Enjoy The Health Benefits and Flavor Of Taro, The Tropical Tuber

One of the oldest crops on our planet is also a super-nutritious, high fiber food. Taro, often called the “potato of the tropics,” is commonly consumed in hot and humid regions of the world, where the plant naturally thrives.

Peeled taro roots look much like peeled potatoes, but have purple flecks and streaks, and we can use taro much as we would a potato. Their flavor is mild, described as being similar to water chestnuts.

Taro must be cooked to remove the skin-irritating oxalic acid it contains. The tuber is excellent in stews, or curries, and can be boiled, roasted, steamed, mashed, or fried. The plant’s large “elephant ear” leaves can also be cooked and consumed; they reportedly taste something like cabbage.

Taro and Diabetes

Not only is taro root an economical food, the nutritional content makes it a good fit for people managing diabetes:

    Glucose Control. Because it breaks down in the body slowly, taro is a good veggie choice for glucose control, and weight loss. The high fiber content of taro also keeps us feeling full longer after a meal.

    Heart Health. Taro provides vitamins A and E, omega-3, and omega-6 oils, plus potassium, and magnesium—nutrients essential for cardiovascular health, including the normalizing of our blood pressure. These nutrients also strengthen our bones, muscles, and nerves.

    Immune System. Taro’s rich nutrient load, including vitamin C, and B vitamins supports our immune system, helping to prevent and fight the infections those with diabetes are prone to developing. Plus, the copper and iron in taro aids blood circulation, the production of oxygen carrying red blood cells, and wards off anemia.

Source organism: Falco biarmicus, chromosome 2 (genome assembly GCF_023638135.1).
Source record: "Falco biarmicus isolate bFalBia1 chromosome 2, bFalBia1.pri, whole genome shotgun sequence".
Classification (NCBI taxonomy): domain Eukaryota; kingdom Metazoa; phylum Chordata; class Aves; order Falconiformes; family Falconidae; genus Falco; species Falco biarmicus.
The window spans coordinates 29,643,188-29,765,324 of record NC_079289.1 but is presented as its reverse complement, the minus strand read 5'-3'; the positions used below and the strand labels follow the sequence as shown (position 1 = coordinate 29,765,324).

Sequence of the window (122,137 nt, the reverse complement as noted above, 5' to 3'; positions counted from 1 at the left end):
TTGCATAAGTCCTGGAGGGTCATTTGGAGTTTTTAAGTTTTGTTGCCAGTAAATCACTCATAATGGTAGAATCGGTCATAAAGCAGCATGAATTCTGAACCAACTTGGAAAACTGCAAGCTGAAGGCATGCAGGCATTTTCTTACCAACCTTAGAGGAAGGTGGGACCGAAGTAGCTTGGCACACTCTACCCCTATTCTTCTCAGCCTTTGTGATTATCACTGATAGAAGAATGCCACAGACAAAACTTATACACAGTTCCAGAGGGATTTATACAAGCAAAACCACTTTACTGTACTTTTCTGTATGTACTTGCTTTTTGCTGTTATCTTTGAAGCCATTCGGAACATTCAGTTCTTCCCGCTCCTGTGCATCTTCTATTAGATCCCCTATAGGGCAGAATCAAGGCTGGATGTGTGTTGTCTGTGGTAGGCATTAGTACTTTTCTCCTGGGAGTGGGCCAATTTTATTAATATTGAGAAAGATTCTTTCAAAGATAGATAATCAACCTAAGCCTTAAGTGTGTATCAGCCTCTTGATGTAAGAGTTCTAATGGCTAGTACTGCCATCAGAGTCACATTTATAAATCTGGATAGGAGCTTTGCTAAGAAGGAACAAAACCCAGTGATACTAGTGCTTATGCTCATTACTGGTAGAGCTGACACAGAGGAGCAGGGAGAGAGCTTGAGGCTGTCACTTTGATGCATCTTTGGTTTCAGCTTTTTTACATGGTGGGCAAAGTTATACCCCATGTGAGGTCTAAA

Vision Perks. Our vision gets a protective boost from taro owed to its abundance of beta-carotenes.

Taro is available in many supermarkets, and in ethnic food stores. Other names for taro root include yautia, dasheen, and eddoe.

Making Taro Chips

We can make taro part of a complete meal, or turn the tropical spud into a healthy, crunchy snack:

  1. Thinly slice taro - using some type of food slicer works best - and place the slices on a baking sheet.
  2. Brush the slices with coconut oil and bake them until crisp, about 15 minutes, in a 350 degree F oven.
  3. Put the chips on a paper towel to cool, and sprinkle them with sea salt, or regular salt if preferred.

Taro chips are great stand alone snacks, or go well with dips, such as hummus.

Whatever way we decide to use taro, it can add a bit of gustatory adventure to our usual dietary routine. It’s always fun to try something new and interesting, especially when the nutritional benefits are outstanding.

Sources: Dr. Paul Haider/Om Times; Mercola
Photo credit: missieramirez

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